Also considered in the LCA is any process done during the installation or use period of the product, such as the application of sealers during the life cycle of a countertop


  1.  Circular Economy


The European Union defines it quite well : Circular Economy is a model of production and consumption which involves sharing, leasing, reusing, refurbishing and recycling existing materials and products as long as possible. At its core the Circular Economy is all about reducing or minimizing  waste, and extending the life cycle of products.


  1. LEED (Leadership in Energy and Environmental Design).


In the USA, the Green Building Council developed the LEED System in 1994, it is a green building  rating system. LEED provides a framework for efficient and cost saving green buildings. To date the LEED system does not use a complete life cycle assessment of the actual environmental performance of a building, it does a specific rating to all materials and building products that need to be transported less than 800 km to a construction site.


  1. Environmental Product Declaration(EPD)


a). What is EPD (Environmental Product Declaration)

An Environmental Product Declaration (EPD) is an independently verified and registered document that communicates transparent and comparable information about the life-cycle environmental impact of products in a credible way.

However, there is also a self-declared EPD process, so an EPD may not always be an independently verified document.  Since these documents can be costly  producers may have a hybrid system of verified EPD for higher volume products and some self-declared ones for lower volume products.

An EPD is a so-called type III environmental declaration that is compliant with the ISO 14025 standard. A type III environmental declaration is created and registered in the framework of a programme, such as the International EPD System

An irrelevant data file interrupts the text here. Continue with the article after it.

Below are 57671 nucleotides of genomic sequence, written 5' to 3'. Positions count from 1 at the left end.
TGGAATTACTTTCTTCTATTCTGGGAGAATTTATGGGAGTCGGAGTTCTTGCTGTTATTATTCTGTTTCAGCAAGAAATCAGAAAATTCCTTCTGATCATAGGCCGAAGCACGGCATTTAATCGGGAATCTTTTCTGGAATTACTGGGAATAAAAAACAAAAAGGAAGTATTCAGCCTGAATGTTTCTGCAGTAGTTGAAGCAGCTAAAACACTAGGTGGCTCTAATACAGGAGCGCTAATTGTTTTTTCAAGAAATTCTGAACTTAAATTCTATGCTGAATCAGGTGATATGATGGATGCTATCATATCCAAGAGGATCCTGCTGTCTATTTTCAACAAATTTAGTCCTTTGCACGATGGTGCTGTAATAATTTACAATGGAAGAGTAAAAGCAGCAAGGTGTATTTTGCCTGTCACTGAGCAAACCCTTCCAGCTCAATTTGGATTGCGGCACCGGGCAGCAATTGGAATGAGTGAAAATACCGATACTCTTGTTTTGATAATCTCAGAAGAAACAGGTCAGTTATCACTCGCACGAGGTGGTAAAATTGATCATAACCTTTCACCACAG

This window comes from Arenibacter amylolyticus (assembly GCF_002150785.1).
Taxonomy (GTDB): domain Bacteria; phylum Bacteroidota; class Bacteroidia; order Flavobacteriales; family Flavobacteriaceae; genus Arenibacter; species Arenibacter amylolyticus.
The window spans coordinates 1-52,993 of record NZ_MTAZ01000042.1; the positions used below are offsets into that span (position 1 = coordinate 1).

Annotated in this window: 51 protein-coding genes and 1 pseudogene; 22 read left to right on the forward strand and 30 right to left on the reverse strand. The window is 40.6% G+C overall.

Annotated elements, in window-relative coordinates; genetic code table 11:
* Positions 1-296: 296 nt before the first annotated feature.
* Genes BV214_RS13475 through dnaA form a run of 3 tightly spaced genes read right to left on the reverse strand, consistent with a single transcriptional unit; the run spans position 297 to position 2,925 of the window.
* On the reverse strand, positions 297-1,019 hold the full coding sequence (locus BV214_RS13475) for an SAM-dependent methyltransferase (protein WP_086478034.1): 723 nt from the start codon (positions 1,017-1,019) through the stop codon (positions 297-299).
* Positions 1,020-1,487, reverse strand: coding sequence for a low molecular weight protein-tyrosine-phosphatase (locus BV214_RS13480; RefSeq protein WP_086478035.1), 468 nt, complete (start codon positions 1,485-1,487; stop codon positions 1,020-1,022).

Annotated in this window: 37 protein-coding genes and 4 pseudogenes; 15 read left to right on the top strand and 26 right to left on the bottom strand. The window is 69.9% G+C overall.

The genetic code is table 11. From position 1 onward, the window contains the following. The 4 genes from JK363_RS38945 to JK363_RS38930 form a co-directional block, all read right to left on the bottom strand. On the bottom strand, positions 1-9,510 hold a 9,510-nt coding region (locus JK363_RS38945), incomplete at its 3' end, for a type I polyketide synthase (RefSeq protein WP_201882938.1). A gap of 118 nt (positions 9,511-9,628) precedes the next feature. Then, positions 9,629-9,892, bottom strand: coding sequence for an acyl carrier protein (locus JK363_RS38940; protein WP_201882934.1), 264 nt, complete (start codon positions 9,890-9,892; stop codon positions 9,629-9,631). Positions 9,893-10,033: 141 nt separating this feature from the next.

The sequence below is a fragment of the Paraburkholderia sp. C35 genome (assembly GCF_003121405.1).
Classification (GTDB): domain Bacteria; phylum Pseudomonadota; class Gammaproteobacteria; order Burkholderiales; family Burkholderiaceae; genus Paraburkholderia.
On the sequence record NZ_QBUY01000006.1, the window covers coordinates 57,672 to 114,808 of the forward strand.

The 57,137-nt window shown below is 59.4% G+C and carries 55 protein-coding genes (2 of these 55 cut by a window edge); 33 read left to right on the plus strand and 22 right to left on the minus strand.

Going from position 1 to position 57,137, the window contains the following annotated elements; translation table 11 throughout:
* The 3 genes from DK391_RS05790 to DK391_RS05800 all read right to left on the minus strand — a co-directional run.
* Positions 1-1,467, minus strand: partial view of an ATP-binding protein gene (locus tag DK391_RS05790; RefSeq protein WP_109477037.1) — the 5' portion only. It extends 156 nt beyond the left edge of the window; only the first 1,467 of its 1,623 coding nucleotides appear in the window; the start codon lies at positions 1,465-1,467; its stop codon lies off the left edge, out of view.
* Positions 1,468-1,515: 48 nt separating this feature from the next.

It is important to understand that there are essentially 3 types of EPDs.


  1. Average EPD. It refers to an EPD that covers similar products made by the same manufacturer. Similar products from a single or several manufacturing sites can be declared environmental performance as average results.
  2. Industry-wide EPD. A generic or industry-wide, EPD is one that is released by multiple manufacturers, often through a trade association, to publish the average footprint of the entire industry. This EPD does not cover individual products (a specific type of stone, for example), it basically accounts for the average product in a specific sector.  A sector EPD declares the average product of multiple companies in a clearly defined sector in a clearly defined geographical area
  3. Product-specific. This EPD is the more  rigorous in the sense that it covers a single product from a manufacturer.  As an example, there can be an EPD for a specific stone with 2 cm in thickness located in a particular geographical location,  and another stone with 3 cm in thickness.


b).  Why is EPD becoming important?


The objective is to encourage the use of materials that have socially and economically preferable impacts on the planet and EPD is a way of life cycle assessment and a standardised way of quantifying the impact of a material on the environment.


How is EPD relevant to the natural stone industry?

When natural stone is being used mainly for decoration purposes (floorings, kitchen countertops, bathrooms,etc. in private homes) in small volumes, common sense dictates  that EPD will normally be irrelevant as a criteria in decision making. Aesthetics and mechanical properties of the stones are likely to be more important considerations in these cases. Most likely the home owner would be creating more carbon emissions when driving in the car from his home just to go to the office, or to the supermarket.

But EPD becomes relevant as a building material, to be used in projects, in public or commercial buildings, where the measurement of ecological performance of different materials are an important criteria for architects and specifiers who, increasingly, are bound by the terms of the project, to consider life cycle assessments. Sooner or later, having an EPD number may end up being obligatory for a natural stone to be considered as an option in public procurement and in the private sector projects.

If any stone is being frequently used for projects, then it is  advisable to get the EPD done for that stone, especially in 2 cm and 3 cm thickness, because these are the most common formats. If a stone is used frequently in exterior pavings in thickness such as 4 cm or more, then the EPD for that format could be obtained. For natural stones used principally for decoration purposes in small quantities, it is hard to understand why an EPD is necessary for that stone.